Valentine's Day in Japan
Japan is well-known for putting its unique spin on western holidays. Christmas, Halloween, even St. Patrick's Day - so why not Valentine's Day?
The chocolatier Morozoff Ltd. introduced Japan to Valentine's Day back in 1936. By the mid 1950s, after it had marketed a hugely successful campaign of giving heart-shaped chocolates, other Japanese confectioneries quickly followed suit. By 1960, "Valentine Sales" became a yearly ritual.
But it's Japan's custom of women giving chocolates to men that continue to turn western heads. Many believe this practice was caused by a translation error by a chocolate-company executive during one of the first Valentine campaigns. As most who have lived in Japan long enough know, women give chocolate to their male co-workers and superiors, boyfriends, and friends only to have the favour (or obligation) returned exactly one month later. This tradition, known as "White Day", was started in the 1980s by the Japanese National Confectionary Industry Association, which may explain why Japanese chocolate companies make half their annual sales during these two months.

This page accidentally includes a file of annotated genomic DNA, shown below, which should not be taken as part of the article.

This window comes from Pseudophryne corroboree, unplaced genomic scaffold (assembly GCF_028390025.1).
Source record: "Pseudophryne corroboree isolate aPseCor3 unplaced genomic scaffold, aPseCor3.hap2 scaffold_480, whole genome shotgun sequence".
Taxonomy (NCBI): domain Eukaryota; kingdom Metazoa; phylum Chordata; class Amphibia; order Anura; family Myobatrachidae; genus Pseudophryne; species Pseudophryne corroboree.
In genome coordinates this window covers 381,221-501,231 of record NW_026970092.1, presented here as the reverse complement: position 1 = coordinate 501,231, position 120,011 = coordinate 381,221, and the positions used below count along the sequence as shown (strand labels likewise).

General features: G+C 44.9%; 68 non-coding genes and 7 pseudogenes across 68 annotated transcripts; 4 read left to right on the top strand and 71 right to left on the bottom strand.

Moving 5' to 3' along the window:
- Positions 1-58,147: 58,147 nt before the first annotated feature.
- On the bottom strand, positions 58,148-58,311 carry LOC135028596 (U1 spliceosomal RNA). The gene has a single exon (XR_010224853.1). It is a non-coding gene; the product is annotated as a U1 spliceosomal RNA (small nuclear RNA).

Well, with Valentine's Day right around the corner, all you need to do is take a look around. You'll no doubt have seen the plethora of signs and boxes of chocolates and adverts for Valentine Day date spots. Being a "Hamako" (Yokohama local), my favourite places to recommend during this time are:
Sogo Department Store in Yokohama Station
They celebrate a floor-wide “Yokohama Chocolate Paradise” from the end of January until mid-February. You've never seen a chocolate sales frenzy until you've been here:
Motomachi Street's St. Valentine's Day Special and Charming Sale event: imagine a whole city getting in on the action!
Former Deep Japan Writer